Since babies cannot blow their noses, it's up to parents and caregivers to clear excess mucus from a newborn’s nasal passages. The American Academy of Pediatrics recommends using saline drops and a bulb syringe. While the bulb syringe method is a relatively safe procedure, excessive or improper use of the device can cause discomfort or harm to a newborn. Gentleness and care are key to keeping a newborn safe and calm.
It's important to use the bulb syringe properly to avoid discomfort or harm to your newborn baby’s delicate nostrils. Before you begin, squeeze the syringe to push all the air out, and keep the bulb pressed closed as you insert the tip of the syringe into the baby’s nose. A forceful blast of air from the syringe inside the infant’s nose can irritate the baby’s nostrils and cause sneezing or gagging. When inserting the tip of the syringe, gently guide it into the baby’s nostril just until the nostril is sealed. Pushing the syringe too far or forcefully into the baby’s nostrils can irritate nasal passages or result in injury to the delicate membrane. Slowly release pressure on the bulb to draw the air back in, which gently suctions loose mucus from the baby’s nose. When suctioning the mouth, point the syringe tip in toward one cheek to avoid gagging and vomiting.
Although it may take a few tries to completely remove mucus from the infant’s nostrils, limit suctioning a baby’s nose to two or three times a day, according to the Children's Hospital of the King's Daughters in Norfolk, Virginia. Excessive suctioning of the nostrils can result in a dry, sore or bloody nose. It can also cause swelling and more stuffiness.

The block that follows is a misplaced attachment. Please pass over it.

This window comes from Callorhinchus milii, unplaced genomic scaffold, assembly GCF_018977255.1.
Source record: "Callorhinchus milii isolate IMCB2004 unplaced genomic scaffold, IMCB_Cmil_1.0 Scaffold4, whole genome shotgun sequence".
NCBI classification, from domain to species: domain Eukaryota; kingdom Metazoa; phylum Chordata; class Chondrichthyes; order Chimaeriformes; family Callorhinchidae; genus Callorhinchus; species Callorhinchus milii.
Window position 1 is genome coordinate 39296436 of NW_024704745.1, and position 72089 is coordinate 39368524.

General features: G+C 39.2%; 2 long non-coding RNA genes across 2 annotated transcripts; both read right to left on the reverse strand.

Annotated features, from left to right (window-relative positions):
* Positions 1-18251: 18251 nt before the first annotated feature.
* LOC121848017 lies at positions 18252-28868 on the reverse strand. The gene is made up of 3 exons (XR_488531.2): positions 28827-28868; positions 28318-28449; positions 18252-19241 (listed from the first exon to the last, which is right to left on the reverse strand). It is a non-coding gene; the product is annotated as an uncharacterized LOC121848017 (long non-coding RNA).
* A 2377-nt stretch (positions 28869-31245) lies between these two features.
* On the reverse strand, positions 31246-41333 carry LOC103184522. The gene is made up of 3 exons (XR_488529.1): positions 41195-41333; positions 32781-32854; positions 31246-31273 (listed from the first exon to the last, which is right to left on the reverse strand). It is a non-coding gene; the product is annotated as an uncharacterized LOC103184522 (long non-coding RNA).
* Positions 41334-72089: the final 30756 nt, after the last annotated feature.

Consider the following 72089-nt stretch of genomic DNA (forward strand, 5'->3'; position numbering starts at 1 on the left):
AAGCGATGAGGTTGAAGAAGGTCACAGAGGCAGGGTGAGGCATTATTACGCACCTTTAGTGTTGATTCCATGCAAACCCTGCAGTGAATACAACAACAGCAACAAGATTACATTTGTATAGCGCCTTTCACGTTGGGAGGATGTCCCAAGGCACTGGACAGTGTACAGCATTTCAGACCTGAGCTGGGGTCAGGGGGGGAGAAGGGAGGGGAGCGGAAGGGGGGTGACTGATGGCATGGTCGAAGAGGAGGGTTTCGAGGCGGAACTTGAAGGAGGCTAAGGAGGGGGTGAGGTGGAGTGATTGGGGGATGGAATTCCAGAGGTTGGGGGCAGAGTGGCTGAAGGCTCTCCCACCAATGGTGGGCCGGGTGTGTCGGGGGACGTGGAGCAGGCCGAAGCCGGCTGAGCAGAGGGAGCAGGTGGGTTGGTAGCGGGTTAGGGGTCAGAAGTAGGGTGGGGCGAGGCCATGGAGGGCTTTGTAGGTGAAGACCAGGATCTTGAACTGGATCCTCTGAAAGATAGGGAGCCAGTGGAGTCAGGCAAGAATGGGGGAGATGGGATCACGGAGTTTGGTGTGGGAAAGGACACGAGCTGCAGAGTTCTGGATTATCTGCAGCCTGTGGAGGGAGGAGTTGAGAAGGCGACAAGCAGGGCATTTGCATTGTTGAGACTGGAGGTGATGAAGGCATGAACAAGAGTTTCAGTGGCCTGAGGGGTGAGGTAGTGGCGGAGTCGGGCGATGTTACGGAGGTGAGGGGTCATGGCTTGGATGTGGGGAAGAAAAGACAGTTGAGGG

Saline solution frequently accompanies suctioning an infant’s nose with a bulb syringe. It thins and loosens mucus, which makes the mucus easier to suction out. Saline solution is safe for newborns, according to Trestlewood Pediatrics in Michigan, and can be made at home or purchased from the drugstore. Although excessive saline solution won't cause serious harm to your baby, Cincinnati Children’s Hospital recommends no more than three to four drops per nostril. Any more than that can irritate small noses. Homemade saline solution that is too strong can burn or sting a baby’s nostrils.
Proper cleaning of the bulb syringe is essential to keeping it -- and your baby’s nose -- free of dirt, mold and bacteria. Suction and expel clean, warm tap water from the bulb syringe between suction attempts. To clean the syringe after use, suction warm, soapy water into it, shake and expel. Allow the syringe to air dry completely. Replace bulb syringes every few months or if you see any black specs expel from it when squeezed; this is a sign of mold.
- HealthyChildren.org: Choosing Over-the-Counter Medicines for Your Child
- Cincinnati Children’s Hospital: Suctioning the Nose with a Bulb Syringe
- Children’s Hospital of the King’s Daughters: Suctioning Your Child’s Nose and Mouth
- Trestlewood Pediatrics: Caring for Your Newborn
- American Academy of Allergy, Asthma & Immunology: Saline Sinus Rinse Recipe
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